A big reason Brookfield Asset Management is poised to beat high inflation

Same Brookfield Asset Management (BAM 1.13%) has not escaped poor investor sentiment in this current bear market. Therefore, Brookfield’s stock is now down nearly 30% from its all-time closing high. Most people believe that the cause of the current market downturn is the biggest rise in inflation in 30 years.

However, here is one of the main reasons why inflation will help Brookfield outperform.

Image source: Getty Images.

Inflation improves the value of real assets

Brookfield CEO Bruce Flatt has often said that real asset firms are the best places to invest in a high inflation environment. For those unaware, real assets refer to physical or tangible assets – some examples are natural resources, real estate, commodities, and infrastructure such as power transmission lines.

Flatt is bullish on real assets for good reason.

Numerous studies have examined the performance of real assets in inflationary and non-inflationary environments. For example, a Bloomberg study conducted between 2003 and 2020 showed that in times of higher-than-expected inflation, diversified tangible assets, infrastructure, energy infrastructure, and natural resource stocks all had annual returns above the average relative to equities or fixed income securities. . Moreover, real assets also perform relatively well in lower than expected inflation environments. As a result, most of Brookfield’s holdings are made up of real-asset investments, and many people consider it to be the largest portfolio of inflation-protected businesses in the world.

Most of Brookfield’s portfolio requires significant up-front funding, earns very high margins, and has expenses below its cost of capital. Therefore, in an inflationary environment, expenses for Brookfield’s real estate asset business will grow at a fraction of the rate of revenue growth, leading to higher margins and increased investment value. And the rise in Brookfield’s net profit is a sign that the gains from inflation are already showing.

BAM Net Income Chart (Quarterly)
Data by YCharts.

The chart above shows both the negative impact on Brookfield’s net income from the COVID-19-induced economic slowdown and the rebound in net income after the economy began to recover and people started notice a rise in inflation.

The best part is that at the end of 2020, the company had already predicted that in 2021 inflation would skyrocket higher than many analysts had expected, and so it loaded a lot of asset business. real estate, mainly in real estate and infrastructure. Thus, Brookfield investors can expect even higher future returns if inflation persists.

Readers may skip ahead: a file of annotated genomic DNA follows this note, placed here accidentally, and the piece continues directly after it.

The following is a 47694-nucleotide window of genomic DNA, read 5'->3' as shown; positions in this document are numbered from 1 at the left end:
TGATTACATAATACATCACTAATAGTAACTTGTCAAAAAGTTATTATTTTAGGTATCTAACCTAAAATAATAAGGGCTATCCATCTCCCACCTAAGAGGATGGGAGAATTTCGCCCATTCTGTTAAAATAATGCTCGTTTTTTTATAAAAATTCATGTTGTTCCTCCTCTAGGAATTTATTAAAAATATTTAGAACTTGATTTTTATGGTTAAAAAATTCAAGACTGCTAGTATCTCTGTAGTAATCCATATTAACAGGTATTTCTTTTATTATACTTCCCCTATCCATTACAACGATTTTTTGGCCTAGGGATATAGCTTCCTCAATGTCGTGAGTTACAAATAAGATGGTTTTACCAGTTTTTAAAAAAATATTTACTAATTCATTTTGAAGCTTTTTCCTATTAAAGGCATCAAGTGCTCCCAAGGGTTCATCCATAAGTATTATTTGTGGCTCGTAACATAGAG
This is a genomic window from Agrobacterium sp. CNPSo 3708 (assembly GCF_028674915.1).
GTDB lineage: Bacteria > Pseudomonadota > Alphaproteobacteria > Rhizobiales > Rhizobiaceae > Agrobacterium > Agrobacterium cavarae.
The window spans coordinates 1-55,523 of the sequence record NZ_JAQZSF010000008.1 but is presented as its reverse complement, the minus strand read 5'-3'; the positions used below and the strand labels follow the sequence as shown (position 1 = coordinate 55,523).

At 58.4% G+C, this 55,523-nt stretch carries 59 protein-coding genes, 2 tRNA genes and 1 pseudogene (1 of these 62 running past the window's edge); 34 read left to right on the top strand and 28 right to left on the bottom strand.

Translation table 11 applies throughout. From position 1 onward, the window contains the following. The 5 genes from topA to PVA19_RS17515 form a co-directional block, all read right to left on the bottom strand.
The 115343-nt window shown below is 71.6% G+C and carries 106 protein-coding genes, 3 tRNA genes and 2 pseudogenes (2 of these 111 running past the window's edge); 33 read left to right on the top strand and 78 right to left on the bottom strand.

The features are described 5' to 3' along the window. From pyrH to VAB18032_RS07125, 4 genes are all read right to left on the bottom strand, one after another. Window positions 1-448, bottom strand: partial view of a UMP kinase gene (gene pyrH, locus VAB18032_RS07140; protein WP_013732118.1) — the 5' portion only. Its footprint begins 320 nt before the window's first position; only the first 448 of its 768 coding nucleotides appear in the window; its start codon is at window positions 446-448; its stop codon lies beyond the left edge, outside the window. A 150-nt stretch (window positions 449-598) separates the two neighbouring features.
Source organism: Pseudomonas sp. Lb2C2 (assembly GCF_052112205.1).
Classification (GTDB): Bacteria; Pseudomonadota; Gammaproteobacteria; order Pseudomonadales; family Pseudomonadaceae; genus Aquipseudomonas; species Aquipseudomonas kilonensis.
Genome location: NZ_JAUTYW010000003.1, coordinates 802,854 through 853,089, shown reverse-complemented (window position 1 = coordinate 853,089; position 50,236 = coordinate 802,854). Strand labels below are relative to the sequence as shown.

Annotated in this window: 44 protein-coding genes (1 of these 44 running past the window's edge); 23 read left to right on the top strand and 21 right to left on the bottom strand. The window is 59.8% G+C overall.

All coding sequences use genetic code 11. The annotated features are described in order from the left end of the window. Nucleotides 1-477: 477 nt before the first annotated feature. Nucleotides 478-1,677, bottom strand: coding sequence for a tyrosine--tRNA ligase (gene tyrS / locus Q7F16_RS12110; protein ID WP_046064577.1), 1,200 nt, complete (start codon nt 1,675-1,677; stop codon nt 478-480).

The danger of raising interest rates too high

Rising interest rates are one of Brookfield’s most significant risks, as the company relies heavily on debt to conduct its business. And rising interest rates can significantly hurt highly leveraged companies.

Brookfield’s first quarter 2022 earnings release shows the company has just $11.82 billion in cash and cash equivalents versus $185.03 billion in debt. The stock could drop significantly from current prices if multiple loans default due to runaway interest rates.

Chart of BAM's total long-term debt (quarterly)
Data by YCharts.

What helps save Brookfield’s bacon is that $173.09 billion of Brookfield’s debt is non-recourse, which means when one of Brookfield’s operating companies gets a loan, it’s is the subordinate operating company that is responsible for the loan. Additionally, the lender has no recourse to collect additional funds from the parent company, Brookfield, if the loan goes bad. So while non-recourse loans may appear on Brookfield’s balance sheet, it has no responsibility to repay them, thereby protecting the parent company.

Moreover, even if interest rates were to rise more than expected, Flatt said on the first quarter earnings call that even 5% interest rates are low by historical standards for business. Brookfield’s cash-generating properties and can be absorbed by the company’s margins. Interest rates are also unlikely to even reach the 5% level in the near term, as many experts expect a recession in the third quarter. Normally, the Federal Reserve will stop raising interest rates during a recession.

Brookfield is a great buy at today’s price

Although Brookfield expects to benefit significantly from the effects of inflation over the next 24 months, the market values ​​the company with a PEG ratio of just 0.9 – well below the ratio of 3.1 achieved in March 2021. Additionally, a PEG ratio below 1.0 suggests an undervalued stock.

Suppose you are looking for a company selling at a cheap valuation that can still outperform the market in the next few years. In this case, it is better to consider investing in few companies than Brookfield Asset Management.

Previous Will real estate agents ever disappear?
Next Home sellers in Salt Lake City lower their prices